loop do
     #Every 2 seconds check for data
     if IO.select([io], nil, nil, 2)
     # If so, retrieve the data and process it...
     line = io.gets

     # Write the new line to the log file
   logfile = File.open('/tmp/chatlog', 'a')
   logfile.puts line
   logfile.close

     # If user says quit, disconnect them
     if line =~ /quit/
       @@chat << [my_client_id, "< leaves the chat>"]
       break
     end

     # Shut down the server if we hear 'shutdown'
     self.stop if line =~ /shutdown/

     # Add the client's text to the chat array along with client's ID

     @@chat << [my_client_id, line]
   else
     # No data, so print any newlines from the chat stream
     @@chat[my_position..(@@chat.size - 1)].each_with_index do |line,
index>
       io.puts("#{line[0]} says: #{line[1]}")
      end

      #Move the position to one past array end
     my_position = @@chat.size
     end
  end

end
end

##server = ChatServer.new(ARGV[0])

portnum = ARGV[0] || 50000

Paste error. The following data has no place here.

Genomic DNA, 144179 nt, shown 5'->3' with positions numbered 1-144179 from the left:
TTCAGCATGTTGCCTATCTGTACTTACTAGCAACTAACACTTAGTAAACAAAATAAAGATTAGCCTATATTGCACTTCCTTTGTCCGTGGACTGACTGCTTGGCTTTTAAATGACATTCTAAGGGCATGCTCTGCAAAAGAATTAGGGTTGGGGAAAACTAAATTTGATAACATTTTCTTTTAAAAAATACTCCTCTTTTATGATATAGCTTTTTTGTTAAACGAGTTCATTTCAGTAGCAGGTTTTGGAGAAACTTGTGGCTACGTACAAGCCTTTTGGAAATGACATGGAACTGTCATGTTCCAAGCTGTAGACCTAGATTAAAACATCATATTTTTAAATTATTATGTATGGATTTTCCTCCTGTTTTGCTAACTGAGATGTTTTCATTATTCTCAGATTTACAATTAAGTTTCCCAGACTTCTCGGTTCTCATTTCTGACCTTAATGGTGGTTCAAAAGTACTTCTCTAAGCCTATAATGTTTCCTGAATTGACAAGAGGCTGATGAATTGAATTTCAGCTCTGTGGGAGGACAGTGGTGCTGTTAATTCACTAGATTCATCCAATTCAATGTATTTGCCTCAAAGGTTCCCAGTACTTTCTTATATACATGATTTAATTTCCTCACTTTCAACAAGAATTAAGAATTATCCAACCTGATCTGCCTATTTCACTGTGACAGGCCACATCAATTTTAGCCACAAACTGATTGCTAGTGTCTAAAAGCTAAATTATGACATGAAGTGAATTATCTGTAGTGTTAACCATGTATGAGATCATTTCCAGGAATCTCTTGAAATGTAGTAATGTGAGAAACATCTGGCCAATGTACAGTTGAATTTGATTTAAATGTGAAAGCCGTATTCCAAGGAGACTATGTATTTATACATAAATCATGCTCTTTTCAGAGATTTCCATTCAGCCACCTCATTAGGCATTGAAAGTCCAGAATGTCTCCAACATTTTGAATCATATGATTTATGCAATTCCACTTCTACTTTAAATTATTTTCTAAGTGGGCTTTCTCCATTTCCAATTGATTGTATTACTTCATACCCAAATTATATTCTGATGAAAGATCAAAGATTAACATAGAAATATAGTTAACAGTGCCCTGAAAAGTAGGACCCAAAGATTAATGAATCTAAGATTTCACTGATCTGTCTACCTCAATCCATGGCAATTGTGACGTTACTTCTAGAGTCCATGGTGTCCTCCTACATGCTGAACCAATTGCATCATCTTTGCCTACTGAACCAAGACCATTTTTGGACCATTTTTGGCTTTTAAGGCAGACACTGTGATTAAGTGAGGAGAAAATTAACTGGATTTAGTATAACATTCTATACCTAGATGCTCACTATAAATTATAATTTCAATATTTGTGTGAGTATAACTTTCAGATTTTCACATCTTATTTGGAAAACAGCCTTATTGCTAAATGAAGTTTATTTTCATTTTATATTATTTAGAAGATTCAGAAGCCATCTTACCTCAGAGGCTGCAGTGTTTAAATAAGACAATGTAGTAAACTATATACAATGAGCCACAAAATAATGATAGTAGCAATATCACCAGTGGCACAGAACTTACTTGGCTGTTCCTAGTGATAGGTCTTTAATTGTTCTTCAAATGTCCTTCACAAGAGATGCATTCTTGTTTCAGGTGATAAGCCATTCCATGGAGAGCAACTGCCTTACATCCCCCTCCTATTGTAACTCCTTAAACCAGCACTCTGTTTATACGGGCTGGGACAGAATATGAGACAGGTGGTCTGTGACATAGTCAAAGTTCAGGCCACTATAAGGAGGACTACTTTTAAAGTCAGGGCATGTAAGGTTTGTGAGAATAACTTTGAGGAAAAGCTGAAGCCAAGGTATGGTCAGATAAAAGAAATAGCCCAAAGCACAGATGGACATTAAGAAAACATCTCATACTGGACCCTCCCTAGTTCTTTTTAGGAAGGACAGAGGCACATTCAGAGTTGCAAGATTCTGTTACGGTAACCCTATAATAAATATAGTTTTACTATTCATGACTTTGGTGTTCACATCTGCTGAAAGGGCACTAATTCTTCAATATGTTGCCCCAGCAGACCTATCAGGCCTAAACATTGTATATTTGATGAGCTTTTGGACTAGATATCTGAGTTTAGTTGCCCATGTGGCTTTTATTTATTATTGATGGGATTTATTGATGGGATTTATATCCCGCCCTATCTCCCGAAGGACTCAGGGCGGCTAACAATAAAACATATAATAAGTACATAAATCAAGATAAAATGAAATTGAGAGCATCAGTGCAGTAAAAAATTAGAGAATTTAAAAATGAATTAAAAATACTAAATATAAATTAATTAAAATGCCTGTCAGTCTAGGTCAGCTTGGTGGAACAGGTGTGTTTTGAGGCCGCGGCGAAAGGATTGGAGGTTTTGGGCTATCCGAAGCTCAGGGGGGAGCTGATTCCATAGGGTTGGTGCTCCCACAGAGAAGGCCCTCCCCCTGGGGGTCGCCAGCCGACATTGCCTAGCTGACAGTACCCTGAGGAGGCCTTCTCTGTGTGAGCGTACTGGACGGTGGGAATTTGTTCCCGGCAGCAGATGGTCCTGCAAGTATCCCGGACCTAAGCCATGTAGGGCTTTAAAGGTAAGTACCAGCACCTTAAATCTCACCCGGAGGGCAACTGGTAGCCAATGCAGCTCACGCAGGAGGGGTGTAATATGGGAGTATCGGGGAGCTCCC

my_ip =
Socket::getaddrinfo(Socket.gethostname,"echo",Socket::AF_INET)[0][3]
server = ChatServer.new(portnum, my_ip, 5, $stdout, true)

server.start # Start the server

loop do
break if server.stopped?
end

Ezra Zygmuntowicz wrote:

I'm running a server on Mac OS 10.5.7, Ruby 1.8.6, that's almost exactly
the same as the one in Peter Cooper's Beginning Ruby book. When I run
the Activity Monitor it shows Ruby is consuming about 98% of one of my
CPUs when there's no client activity (I have only 3 clients, 2 in the
same computer). I need the computer for other important things, so this
concerns me.

What can I do to free up the CPU? I've tried adding a few sleeps, to not
avail. Here's the code:
-------------------------------
#!/usr/bin/env ruby

# Start this server with
# ruby -w GServerchat.rb <port#>
# or just
# GServerchat.rb <port#> if file is executable
#

require 'gserver'

class ChatServer < GServer # Server class derived from GServer super
class
def initialize(*args)
   super(*args)

   # Keep a record of the client IDs allocated
   # and the lines of chat
   @@client_id = 0
   @@chat = []
end

def serve(io) # Serve method handles connections